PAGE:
To Anticoagulate or Not?: A Case Reviewing Granulomatosis with Polyangiitis Induced Atial Fibrillation

Mahvand Sadeghi, MD, MSc*1; Gurdeep Singh Jhaj, MD1; Liza Gill, MD2; Anil Perumbeti, MD1 and Rick Loftus, MD1, (1)Eisenhower Medical Center, Rancho Mirage, CA, (2)UCLA Habor, Torrance, CA

Meeting: Hospital Medicine 2016, March 6-9, San Diego, Calif.

Abstract number: 772

Categories: Adult, Clinical Vignettes Abstracts

Keywords: , , ,

Case Presentation: 65-year-old female with hypertension and   smoking history presented with a gradual onset of painful, edematous feet for 4-days.  She continued to develop erythema and a constant, nonradiating pain in her feet. The patient also noted an increase in her baseline dyspnea, migratory arthralgias, and recurrent sinusitis.  On exam, she had sinus tachycardia, inspiratory wheezing, and edematous, erythematous feet. Labs were significant for anemia, microscopic hematuria, and elevated CRP.  She desaturated on room air while ambulating, with a PaO2 of 42mmHg on ABG. Chest CTA showed scattered pulmonary nodules of varying size. She was given supplemental oxygen and admitted with suspicion for infectious, vasculitic, and neoplastic etiologies.

On admission she had ongoing dyspnea and intermittent episodes of tachycardia.  An EKG revealed new onset atrial fibrillation with rapid ventricular rate requiring diltiazem drip. A vasculitic panel showed a positive ANA, c-ANCA, and Proteinase3 Ab, which were highly suggestive of Granulomatosis with Polyangiitis.  A CT guided lung biopsy revealed necrotizing granulomatous inflammation with acute vasculitis, confirming GPA. IV steroids were started, with immediate improvement in respiratory and extremity symptoms. The patient was discharged on oral corticosteroids, rituximab with oral diltiazem and a short course of Rivaroxaban with cardiology follow-up.

Four days following discharge, the patient presented with hypoxemia requiring intubation.  A bronchoscopy revealed diffuse alveolar hemorrhage due to bleeding granulomas. Despite aggressive treatment, the patient expired from respiratory failure.

Discussion: AFib is the most common arrhythmia with estimated 2.7–6.1 million and is associated with a five-fold higher risk of stroke.  AFib from pulmonary pathology is well established and has been documented  with GPA even without cardiac involvement. In our patient with CT confirmed pulmonary nodules and biopsy proven GPA, the new onset AFib was attributed to her GPA nodules.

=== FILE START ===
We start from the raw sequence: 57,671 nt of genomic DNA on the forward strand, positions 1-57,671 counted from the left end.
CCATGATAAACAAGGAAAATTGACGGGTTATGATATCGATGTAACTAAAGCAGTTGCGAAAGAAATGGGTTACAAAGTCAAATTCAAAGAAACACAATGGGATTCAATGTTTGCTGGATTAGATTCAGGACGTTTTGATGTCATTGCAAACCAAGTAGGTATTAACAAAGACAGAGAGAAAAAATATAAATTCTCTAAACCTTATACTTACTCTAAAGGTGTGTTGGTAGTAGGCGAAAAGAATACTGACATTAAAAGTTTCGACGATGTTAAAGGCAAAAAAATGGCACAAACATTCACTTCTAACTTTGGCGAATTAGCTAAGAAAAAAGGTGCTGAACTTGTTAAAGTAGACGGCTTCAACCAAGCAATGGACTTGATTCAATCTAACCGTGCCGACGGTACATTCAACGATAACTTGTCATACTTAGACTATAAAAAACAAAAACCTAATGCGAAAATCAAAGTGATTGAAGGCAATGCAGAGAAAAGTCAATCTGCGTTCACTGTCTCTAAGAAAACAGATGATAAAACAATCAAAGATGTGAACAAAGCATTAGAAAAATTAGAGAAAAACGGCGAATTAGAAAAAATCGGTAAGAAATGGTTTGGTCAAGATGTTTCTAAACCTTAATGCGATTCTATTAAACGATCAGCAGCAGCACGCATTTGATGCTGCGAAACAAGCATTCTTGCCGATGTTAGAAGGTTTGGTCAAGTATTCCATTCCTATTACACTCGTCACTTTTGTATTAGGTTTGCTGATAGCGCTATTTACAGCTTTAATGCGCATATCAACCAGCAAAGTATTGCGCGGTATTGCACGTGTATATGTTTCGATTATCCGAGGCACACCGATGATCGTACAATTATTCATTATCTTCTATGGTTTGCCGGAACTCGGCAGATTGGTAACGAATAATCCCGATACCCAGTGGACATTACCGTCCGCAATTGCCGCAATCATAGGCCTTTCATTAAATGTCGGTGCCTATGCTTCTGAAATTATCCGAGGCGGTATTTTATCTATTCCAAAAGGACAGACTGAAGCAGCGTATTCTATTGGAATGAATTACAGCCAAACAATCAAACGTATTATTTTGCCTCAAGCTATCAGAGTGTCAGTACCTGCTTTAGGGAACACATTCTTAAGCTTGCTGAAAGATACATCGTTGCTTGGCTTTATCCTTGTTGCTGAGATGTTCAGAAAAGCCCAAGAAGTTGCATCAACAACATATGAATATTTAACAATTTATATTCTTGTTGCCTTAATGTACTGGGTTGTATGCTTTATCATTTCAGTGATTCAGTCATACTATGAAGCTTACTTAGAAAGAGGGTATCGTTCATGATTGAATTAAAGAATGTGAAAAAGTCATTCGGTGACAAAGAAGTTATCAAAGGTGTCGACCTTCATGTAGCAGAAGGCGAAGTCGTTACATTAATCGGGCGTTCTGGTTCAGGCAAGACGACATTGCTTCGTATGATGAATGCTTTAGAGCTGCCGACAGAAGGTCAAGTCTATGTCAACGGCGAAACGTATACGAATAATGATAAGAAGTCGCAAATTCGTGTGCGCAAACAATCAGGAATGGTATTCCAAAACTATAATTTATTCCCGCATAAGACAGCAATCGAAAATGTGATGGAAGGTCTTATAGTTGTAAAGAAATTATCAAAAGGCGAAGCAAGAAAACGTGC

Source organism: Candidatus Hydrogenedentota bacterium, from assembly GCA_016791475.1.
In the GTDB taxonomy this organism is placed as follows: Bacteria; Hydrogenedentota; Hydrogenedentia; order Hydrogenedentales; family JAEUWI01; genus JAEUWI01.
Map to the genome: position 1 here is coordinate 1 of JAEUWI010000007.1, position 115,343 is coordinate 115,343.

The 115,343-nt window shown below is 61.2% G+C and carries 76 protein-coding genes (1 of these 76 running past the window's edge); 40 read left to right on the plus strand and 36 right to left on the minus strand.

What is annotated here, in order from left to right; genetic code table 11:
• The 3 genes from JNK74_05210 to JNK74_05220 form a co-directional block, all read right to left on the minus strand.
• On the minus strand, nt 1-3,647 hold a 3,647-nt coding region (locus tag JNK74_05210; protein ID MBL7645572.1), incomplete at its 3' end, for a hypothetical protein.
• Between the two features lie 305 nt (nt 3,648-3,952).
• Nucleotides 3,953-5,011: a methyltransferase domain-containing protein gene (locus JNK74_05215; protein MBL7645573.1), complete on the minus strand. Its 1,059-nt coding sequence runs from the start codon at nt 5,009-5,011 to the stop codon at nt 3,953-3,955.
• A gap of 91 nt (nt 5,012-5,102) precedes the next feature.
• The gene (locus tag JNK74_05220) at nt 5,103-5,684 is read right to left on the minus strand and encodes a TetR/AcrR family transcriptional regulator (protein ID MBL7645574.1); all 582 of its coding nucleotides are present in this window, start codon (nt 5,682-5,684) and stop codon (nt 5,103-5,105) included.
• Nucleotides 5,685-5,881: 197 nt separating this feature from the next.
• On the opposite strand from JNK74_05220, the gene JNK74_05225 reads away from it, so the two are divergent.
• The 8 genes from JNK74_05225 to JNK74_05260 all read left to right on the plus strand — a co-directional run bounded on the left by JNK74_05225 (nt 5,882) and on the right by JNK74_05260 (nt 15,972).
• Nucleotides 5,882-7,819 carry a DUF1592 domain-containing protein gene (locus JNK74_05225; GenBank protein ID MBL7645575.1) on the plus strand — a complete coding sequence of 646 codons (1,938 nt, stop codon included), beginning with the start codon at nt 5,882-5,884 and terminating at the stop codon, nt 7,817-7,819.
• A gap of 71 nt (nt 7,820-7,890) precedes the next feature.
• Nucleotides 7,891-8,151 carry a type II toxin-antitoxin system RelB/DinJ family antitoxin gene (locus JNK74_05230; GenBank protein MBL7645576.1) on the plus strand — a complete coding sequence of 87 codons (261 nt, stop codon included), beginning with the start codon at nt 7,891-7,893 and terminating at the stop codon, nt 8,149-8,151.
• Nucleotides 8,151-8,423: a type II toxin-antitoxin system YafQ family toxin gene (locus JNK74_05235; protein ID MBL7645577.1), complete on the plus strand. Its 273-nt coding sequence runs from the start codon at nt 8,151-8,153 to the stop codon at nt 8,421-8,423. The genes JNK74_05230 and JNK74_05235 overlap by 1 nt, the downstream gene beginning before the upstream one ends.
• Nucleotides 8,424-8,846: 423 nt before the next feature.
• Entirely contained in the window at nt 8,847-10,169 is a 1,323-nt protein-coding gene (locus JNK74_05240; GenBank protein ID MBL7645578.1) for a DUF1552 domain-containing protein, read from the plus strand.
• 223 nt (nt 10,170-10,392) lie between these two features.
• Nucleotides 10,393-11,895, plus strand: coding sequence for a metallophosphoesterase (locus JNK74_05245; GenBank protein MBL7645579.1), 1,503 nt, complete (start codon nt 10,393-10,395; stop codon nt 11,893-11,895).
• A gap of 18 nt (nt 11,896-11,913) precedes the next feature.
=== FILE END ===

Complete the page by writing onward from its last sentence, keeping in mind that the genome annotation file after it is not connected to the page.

In our patient who had an underlying etiology for AFib, there is less data on how to approach anticoagulation.  Data in hyperthyroidism and patients with new AFib in the preoperative cardiac surgery period can be utilized in decisions to anticoagulation. In both these groups the decision for anticoagulation is still guided by the CHA2DS2-VASc score and an assessment of bleeding risk.  In our patient the major risk for bleeding was diffuse alveolar hemorrhage which has an incidence of 8-18% in GPA. 

She did not have an active bleed at the time of her AFib diagnosis and she did have a CHA2DS2-VASc score of 3 so it was a reasonable decision to start the patient on anticoagulation. Her echocardiogram ruled out valvular etiologies for her AFib and so the initiation of a novel oral anticoagulants (NOAC) was not contraindicated. 

Conclusions: This case presented a unique clinical decision initiating anticoagulation with a NOAC in a patient with GPA for AFib with a high risk for stroke and bleeding who expired from diffuse alveolar hemorrhage one week after AFib diagnosis and initiation of rivaroxaban.

To cite this abstract:

Sadeghi M, Jhaj GS, Gill L, Perumbeti A, Loftus R. To Anticoagulate or Not?: A Case Reviewing Granulomatosis with Polyangiitis Induced Atial Fibrillation. Abstract published at Hospital Medicine 2016, March 6-9, San Diego, Calif. Abstract 772. Journal of Hospital Medicine. 2016; 11 (suppl 1). Accessed April 9, 2020.

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